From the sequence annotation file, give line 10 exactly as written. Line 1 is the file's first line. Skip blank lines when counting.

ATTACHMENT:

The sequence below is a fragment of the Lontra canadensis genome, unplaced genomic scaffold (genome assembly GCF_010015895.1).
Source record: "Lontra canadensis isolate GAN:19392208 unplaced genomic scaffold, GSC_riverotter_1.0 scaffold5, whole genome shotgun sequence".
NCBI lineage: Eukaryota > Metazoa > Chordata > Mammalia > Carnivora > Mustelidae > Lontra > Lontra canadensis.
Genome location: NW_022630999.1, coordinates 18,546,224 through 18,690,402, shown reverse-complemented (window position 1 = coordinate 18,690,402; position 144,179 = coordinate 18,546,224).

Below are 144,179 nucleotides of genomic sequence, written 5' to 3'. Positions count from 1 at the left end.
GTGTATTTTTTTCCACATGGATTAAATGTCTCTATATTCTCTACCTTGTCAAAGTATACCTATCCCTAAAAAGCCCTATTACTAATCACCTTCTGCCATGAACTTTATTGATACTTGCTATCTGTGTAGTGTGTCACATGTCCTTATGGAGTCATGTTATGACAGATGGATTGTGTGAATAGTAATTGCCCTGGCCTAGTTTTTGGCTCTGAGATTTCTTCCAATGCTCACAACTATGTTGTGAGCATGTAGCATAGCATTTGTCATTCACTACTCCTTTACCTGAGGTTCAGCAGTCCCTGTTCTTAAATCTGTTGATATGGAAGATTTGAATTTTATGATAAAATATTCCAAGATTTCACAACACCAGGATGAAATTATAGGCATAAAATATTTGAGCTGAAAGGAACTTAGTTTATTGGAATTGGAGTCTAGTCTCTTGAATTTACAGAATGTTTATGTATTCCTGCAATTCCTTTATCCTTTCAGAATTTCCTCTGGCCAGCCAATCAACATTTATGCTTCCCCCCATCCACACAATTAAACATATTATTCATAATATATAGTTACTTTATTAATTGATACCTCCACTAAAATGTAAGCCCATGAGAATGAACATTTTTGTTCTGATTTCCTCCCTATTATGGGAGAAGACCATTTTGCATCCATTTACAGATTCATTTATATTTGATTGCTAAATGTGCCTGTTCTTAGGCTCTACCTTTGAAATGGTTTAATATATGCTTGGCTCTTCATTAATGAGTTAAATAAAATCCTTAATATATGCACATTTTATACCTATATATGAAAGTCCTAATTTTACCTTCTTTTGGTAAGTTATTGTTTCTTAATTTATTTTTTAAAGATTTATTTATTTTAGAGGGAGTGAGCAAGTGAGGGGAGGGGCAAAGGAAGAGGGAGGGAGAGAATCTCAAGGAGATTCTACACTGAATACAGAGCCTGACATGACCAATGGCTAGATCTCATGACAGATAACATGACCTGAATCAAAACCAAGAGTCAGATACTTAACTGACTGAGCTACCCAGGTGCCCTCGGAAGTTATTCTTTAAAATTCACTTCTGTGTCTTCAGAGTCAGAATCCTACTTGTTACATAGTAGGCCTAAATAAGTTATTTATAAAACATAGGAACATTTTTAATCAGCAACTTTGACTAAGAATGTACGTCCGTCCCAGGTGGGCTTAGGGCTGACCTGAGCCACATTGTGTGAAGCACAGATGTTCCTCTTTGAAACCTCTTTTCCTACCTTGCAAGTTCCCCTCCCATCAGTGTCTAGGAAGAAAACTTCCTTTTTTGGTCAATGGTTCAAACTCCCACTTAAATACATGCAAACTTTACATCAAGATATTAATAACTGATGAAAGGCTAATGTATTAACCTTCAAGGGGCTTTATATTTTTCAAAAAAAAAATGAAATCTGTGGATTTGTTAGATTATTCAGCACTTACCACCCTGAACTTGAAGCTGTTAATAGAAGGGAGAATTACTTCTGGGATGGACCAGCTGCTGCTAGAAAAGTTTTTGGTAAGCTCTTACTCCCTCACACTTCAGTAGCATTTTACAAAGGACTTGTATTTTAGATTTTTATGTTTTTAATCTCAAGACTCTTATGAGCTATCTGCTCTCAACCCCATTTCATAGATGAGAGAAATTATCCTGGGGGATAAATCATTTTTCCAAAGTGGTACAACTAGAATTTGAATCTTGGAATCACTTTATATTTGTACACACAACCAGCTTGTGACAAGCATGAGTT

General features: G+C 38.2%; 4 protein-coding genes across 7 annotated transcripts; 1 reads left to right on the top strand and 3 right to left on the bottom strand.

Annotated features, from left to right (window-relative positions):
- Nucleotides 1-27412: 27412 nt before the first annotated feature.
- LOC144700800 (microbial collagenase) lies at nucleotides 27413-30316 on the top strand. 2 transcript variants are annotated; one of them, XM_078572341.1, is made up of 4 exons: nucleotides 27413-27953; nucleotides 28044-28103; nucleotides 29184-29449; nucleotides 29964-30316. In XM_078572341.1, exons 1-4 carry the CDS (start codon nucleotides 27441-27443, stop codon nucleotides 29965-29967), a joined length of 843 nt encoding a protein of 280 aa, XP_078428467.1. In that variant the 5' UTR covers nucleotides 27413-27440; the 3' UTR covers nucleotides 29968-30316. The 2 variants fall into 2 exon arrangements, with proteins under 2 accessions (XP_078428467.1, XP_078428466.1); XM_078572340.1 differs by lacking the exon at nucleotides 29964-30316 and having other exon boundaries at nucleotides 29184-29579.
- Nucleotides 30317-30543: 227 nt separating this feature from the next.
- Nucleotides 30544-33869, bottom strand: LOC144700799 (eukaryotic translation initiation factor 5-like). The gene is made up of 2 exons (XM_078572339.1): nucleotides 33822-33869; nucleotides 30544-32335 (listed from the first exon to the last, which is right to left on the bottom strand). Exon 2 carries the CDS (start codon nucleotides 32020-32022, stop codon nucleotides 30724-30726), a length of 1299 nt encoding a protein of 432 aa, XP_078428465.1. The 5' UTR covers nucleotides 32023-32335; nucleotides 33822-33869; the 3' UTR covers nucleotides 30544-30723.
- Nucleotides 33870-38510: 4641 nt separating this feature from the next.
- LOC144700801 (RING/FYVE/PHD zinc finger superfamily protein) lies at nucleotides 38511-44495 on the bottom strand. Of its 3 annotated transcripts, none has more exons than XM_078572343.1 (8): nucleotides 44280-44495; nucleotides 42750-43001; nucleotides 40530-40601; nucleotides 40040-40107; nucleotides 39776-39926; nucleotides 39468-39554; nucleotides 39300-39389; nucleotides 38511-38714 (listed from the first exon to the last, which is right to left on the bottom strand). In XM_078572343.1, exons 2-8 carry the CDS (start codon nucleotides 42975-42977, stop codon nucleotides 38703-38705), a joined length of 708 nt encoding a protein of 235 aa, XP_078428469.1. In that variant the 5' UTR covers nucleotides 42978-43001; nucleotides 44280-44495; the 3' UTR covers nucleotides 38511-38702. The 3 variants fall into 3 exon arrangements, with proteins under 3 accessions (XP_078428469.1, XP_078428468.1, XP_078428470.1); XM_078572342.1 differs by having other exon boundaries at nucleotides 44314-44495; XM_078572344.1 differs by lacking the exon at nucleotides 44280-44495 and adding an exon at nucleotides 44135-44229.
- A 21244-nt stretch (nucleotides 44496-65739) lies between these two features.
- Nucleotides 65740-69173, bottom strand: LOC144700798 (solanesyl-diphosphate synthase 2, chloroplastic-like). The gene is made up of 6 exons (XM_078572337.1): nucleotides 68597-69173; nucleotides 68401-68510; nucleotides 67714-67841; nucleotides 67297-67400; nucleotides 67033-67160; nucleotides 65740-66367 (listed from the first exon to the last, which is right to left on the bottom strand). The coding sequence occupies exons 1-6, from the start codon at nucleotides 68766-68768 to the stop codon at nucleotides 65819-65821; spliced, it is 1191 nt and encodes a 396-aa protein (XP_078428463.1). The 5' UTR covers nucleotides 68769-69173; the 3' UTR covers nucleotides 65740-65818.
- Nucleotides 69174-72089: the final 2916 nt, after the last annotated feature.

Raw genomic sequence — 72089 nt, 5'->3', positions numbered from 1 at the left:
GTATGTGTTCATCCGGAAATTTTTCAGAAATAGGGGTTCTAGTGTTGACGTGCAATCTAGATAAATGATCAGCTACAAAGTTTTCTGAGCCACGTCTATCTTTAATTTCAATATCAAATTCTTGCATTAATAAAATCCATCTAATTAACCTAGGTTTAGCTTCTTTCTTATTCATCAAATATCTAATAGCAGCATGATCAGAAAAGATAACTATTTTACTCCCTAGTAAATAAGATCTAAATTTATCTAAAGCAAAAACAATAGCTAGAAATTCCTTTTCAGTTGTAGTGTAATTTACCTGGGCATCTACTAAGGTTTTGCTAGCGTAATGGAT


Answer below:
- LOC144700800 (microbial collagenase) lies at nucleotides 27413-30316 on the top strand. 2 transcript variants are annotated; one of them, XM_078572341.1, is made up of 4 exons: nucleotides 27413-27953; nucleotides 28044-28103; nucleotides 29184-29449; nucleotides 29964-30316. In XM_078572341.1, exons 1-4 carry the CDS (start codon nucleotides 27441-27443, stop codon nucleotides 29965-29967), a joined length of 843 nt encoding a protein of 280 aa, XP_078428467.1. In that variant the 5' UTR covers nucleotides 27413-27440; the 3' UTR covers nucleotides 29968-30316. The 2 variants fall into 2 exon arrangements, with proteins under 2 accessions (XP_078428467.1, XP_078428466.1); XM_078572340.1 differs by lacking the exon at nucleotides 29964-30316 and having other exon boundaries at nucleotides 29184-29579.